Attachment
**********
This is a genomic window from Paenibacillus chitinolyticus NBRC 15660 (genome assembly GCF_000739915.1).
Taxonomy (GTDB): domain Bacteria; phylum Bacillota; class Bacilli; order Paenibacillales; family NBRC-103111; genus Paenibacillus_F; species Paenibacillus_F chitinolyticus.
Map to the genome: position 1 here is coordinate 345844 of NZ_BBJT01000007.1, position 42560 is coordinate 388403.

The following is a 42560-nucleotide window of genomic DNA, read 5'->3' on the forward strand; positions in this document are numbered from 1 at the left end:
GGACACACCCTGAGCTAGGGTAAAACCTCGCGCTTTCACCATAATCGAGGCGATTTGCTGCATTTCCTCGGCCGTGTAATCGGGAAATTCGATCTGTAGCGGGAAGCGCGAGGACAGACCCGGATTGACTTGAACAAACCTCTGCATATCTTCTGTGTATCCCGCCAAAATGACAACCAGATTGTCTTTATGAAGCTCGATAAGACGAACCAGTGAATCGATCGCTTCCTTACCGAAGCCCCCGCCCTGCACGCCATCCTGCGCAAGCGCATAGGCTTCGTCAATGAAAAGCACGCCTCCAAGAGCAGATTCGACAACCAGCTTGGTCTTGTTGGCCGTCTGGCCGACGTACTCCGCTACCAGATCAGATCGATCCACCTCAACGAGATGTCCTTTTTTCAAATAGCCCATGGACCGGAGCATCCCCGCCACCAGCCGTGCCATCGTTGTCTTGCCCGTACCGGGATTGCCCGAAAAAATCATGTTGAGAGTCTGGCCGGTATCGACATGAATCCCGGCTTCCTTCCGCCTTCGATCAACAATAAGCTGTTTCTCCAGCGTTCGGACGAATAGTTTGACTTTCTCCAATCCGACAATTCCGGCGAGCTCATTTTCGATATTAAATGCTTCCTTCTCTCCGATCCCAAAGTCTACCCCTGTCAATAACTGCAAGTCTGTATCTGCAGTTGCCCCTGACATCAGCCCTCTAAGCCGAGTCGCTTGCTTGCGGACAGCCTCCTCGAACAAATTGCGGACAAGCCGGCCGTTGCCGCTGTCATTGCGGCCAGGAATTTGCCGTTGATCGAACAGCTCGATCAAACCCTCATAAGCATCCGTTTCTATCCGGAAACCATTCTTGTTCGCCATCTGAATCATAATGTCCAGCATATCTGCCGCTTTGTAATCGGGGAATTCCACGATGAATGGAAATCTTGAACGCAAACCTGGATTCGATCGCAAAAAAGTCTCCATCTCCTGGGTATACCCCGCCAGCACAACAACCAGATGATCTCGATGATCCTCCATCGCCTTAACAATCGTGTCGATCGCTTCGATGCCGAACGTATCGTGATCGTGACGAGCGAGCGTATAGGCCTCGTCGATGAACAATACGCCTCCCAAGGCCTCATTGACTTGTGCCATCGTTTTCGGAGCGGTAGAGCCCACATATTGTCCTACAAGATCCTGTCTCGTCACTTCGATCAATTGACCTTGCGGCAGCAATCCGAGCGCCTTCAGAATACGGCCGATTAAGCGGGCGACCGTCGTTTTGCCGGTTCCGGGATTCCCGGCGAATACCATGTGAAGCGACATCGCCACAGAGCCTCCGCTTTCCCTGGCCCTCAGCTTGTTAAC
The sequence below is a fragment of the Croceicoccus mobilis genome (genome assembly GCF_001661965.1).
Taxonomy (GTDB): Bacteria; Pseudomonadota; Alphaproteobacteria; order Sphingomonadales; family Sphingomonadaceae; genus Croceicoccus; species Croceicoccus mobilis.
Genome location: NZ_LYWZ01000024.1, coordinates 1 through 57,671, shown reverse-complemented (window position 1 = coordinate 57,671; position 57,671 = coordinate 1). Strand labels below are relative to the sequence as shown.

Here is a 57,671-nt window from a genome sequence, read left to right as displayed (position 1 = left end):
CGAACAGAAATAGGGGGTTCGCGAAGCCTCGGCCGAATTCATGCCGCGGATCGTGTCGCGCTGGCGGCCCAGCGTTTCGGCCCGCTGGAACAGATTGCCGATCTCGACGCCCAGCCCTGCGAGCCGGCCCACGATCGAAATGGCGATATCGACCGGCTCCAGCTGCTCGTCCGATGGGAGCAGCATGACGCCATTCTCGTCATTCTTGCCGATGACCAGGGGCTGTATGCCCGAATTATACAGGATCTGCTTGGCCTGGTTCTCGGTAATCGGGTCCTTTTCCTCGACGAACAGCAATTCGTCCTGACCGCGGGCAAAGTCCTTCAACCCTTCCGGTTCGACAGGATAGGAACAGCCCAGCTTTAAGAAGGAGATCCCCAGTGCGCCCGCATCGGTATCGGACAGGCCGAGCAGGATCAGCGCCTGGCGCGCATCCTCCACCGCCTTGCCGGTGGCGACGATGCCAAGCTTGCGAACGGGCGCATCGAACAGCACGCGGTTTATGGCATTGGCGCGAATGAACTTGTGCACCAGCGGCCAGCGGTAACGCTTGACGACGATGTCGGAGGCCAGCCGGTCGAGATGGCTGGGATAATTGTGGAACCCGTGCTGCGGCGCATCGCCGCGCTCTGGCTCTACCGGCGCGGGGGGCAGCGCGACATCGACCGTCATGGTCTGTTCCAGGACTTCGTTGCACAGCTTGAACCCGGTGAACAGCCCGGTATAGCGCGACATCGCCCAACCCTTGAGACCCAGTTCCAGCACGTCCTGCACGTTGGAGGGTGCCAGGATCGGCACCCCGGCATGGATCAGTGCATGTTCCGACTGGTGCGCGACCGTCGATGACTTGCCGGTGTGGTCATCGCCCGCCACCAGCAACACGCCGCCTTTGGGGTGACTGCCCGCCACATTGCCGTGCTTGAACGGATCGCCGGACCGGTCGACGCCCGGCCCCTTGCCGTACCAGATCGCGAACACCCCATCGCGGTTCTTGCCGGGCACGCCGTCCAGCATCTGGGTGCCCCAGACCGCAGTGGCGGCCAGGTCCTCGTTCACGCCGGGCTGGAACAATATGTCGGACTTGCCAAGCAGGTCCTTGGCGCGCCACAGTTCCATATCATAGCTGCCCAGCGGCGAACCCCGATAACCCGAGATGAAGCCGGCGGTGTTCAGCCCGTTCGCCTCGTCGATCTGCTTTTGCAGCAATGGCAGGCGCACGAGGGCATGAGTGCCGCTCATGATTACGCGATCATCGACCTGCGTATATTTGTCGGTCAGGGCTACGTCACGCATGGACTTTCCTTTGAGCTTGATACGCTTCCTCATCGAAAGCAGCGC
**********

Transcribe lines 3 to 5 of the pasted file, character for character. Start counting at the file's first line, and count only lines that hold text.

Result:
Map to the genome: position 1 here is coordinate 345844 of NZ_BBJT01000007.1, position 42560 is coordinate 388403.

The following is a 42560-nucleotide window of genomic DNA, read 5'->3' on the forward strand; positions in this document are numbered from 1 at the left end:
GGACACACCCTGAGCTAGGGTAAAACCTCGCGCTTTCACCATAATCGAGGCGATTTGCTGCATTTCCTCGGCCGTGTAATCGGGAAATTCGATCTGTAGCGGGAAGCGCGAGGACAGACCCGGATTGACTTGAACAAACCTCTGCATATCTTCTGTGTATCCCGCCAAAATGACAACCAGATTGTCTTTATGAAGCTCGATAAGACGAACCAGTGAATCGATCGCTTCCTTACCGAAGCCCCCGCCCTGCACGCCATCCTGCGCAAGCGCATAGGCTTCGTCAATGAAAAGCACGCCTCCAAGAGCAGATTCGACAACCAGCTTGGTCTTGTTGGCCGTCTGGCCGACGTACTCCGCTACCAGATCAGATCGATCCACCTCAACGAGATGTCCTTTTTTCAAATAGCCCATGGACCGGAGCATCCCCGCCACCAGCCGTGCCATCGTTGTCTTGCCCGTACCGGGATTGCCCGAAAAAATCATGTTGAGAGTCTGGCCGGTATCGACATGAATCCCGGCTTCCTTCCGCCTTCGATCAACAATAAGCTGTTTCTCCAGCGTTCGGACGAATAGTTTGACTTTCTCCAATCCGACAATTCCGGCGAGCTCATTTTCGATATTAAATGCTTCCTTCTCTCCGATCCCAAAGTCTACCCCTGTCAATAACTGCAAGTCTGTATCTGCAGTTGCCCCTGACATCAGCCCTCTAAGCCGAGTCGCTTGCTTGCGGACAGCCTCCTCGAACAAATTGCGGACAAGCCGGCCGTTGCCGCTGTCATTGCGGCCAGGAATTTGCCGTTGATCGAACAGCTCGATCAAACCCTCATAAGCATCCGTTTCTATCCGGAAACCATTCTTGTTCGCCATCTGAATCATAATGTCCAGCATATCTGCCGCTTTGTAATCGGGGAATTCCACGATGAATGGAAATCTTGAACGCAAACCTGGATTCGATCGCAAAAAAGTCTCCATCTCCTGGGTATACCCCGCCAGCACAACAACCAGATGATCTCGATGATCCTCCATCGCCTTAACAATCGTGTCGATCGCTTCGATGCCGAACGTATCGTGATCGTGACGAGCGAGCGTATAGGCCTCGTCGATGAACAATACGCCTCCCAAGGCCTCATTGACTTGTGCCATCGTTTTCGGAGCGGTAGAGCCCACATATTGTCCTACAAGATCCTGTCTCGTCACTTCGATCAATTGACCTTGCGGCAGCAATCCGAGCGCCTTCAGAATACGGCCGATTAAGCGGGCGACCGTCGTTTTGCCGGTTCCGGGATTCCCGGCGAATACCATGTGAAGCGACATCGCCACAGAGCCTCCGCTTTCCCTGGCCCTCAGCTTGTTAAC